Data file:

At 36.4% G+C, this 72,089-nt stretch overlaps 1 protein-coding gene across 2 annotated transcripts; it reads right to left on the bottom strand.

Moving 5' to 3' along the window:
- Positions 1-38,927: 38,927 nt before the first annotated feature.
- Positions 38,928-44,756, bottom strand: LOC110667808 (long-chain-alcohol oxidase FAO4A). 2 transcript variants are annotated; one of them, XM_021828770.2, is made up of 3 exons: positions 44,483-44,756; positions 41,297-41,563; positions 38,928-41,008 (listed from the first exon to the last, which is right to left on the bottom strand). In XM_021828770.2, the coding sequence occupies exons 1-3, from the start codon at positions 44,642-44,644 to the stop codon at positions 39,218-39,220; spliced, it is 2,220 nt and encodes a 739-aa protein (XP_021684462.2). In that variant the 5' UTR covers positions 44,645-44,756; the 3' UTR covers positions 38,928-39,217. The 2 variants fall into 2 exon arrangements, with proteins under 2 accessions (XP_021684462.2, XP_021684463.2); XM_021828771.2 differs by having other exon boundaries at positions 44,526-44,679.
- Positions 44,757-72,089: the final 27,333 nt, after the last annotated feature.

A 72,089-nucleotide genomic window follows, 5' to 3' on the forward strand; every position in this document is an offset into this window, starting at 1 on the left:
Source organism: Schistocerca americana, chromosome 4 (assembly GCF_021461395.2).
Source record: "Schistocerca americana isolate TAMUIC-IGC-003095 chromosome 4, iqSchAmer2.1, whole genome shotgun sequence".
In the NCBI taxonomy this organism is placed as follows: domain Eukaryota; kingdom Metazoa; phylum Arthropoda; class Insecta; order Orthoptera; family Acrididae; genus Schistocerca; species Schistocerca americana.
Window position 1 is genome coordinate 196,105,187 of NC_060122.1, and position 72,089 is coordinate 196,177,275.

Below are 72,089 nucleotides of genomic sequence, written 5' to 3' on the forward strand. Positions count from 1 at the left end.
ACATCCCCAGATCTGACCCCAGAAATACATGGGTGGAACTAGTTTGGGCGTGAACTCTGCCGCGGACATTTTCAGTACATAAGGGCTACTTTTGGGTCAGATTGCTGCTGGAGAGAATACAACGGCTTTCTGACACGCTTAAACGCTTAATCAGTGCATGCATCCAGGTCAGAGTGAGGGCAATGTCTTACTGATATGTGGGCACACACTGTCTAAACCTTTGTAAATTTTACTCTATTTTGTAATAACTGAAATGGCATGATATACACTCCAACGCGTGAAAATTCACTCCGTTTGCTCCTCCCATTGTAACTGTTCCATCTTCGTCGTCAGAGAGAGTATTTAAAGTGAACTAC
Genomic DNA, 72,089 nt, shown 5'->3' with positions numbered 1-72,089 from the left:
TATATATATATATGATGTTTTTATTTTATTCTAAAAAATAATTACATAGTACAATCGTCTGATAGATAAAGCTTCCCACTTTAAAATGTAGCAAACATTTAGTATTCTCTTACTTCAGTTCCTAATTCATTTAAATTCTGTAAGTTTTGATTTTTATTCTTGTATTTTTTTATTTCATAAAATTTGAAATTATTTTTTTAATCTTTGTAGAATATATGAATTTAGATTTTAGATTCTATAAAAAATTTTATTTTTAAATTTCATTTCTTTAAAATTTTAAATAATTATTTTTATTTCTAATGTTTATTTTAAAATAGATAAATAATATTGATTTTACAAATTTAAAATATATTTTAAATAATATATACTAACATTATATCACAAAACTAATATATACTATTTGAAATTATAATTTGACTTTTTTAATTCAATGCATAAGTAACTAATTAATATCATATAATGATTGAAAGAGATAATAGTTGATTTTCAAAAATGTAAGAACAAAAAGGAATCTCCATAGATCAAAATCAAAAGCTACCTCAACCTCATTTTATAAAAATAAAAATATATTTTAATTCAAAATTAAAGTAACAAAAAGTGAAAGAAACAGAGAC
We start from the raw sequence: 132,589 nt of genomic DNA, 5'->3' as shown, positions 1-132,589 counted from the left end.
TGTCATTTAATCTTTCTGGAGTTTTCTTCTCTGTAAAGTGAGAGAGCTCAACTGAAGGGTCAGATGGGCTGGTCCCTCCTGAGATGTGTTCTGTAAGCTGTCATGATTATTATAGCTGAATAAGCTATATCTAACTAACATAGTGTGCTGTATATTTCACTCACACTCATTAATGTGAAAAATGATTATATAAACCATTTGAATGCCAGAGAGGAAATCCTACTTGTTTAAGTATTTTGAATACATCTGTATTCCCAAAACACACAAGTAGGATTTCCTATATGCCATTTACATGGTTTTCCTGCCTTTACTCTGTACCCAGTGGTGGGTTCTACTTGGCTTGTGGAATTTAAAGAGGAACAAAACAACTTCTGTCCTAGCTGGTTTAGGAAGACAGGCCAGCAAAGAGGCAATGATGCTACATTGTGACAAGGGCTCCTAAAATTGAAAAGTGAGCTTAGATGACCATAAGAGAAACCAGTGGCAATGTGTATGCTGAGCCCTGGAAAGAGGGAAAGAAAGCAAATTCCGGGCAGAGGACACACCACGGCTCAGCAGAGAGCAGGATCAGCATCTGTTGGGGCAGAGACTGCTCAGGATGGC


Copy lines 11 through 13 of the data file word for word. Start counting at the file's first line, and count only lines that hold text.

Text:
Below are 72,089 nucleotides of genomic sequence, written 5' to 3' on the forward strand. Positions count from 1 at the left end.
ACATCCCCAGATCTGACCCCAGAAATACATGGGTGGAACTAGTTTGGGCGTGAACTCTGCCGCGGACATTTTCAGTACATAAGGGCTACTTTTGGGTCAGATTGCTGCTGGAGAGAATACAACGGCTTTCTGACACGCTTAAACGCTTAATCAGTGCATGCATCCAGGTCAGAGTGAGGGCAATGTCTTACTGATATGTGGGCACACACTGTCTAAACCTTTGTAAATTTTACTCTATTTTGTAATAACTGAAATGGCATGATATACACTCCAACGCGTGAAAATTCACTCCGTTTGCTCCTCCCATTGTAACTGTTCCATCTTCGTCGTCAGAGAGAGTATTTAAAGTGAACTAC
Genomic DNA, 72,089 nt, shown 5'->3' with positions numbered 1-72,089 from the left: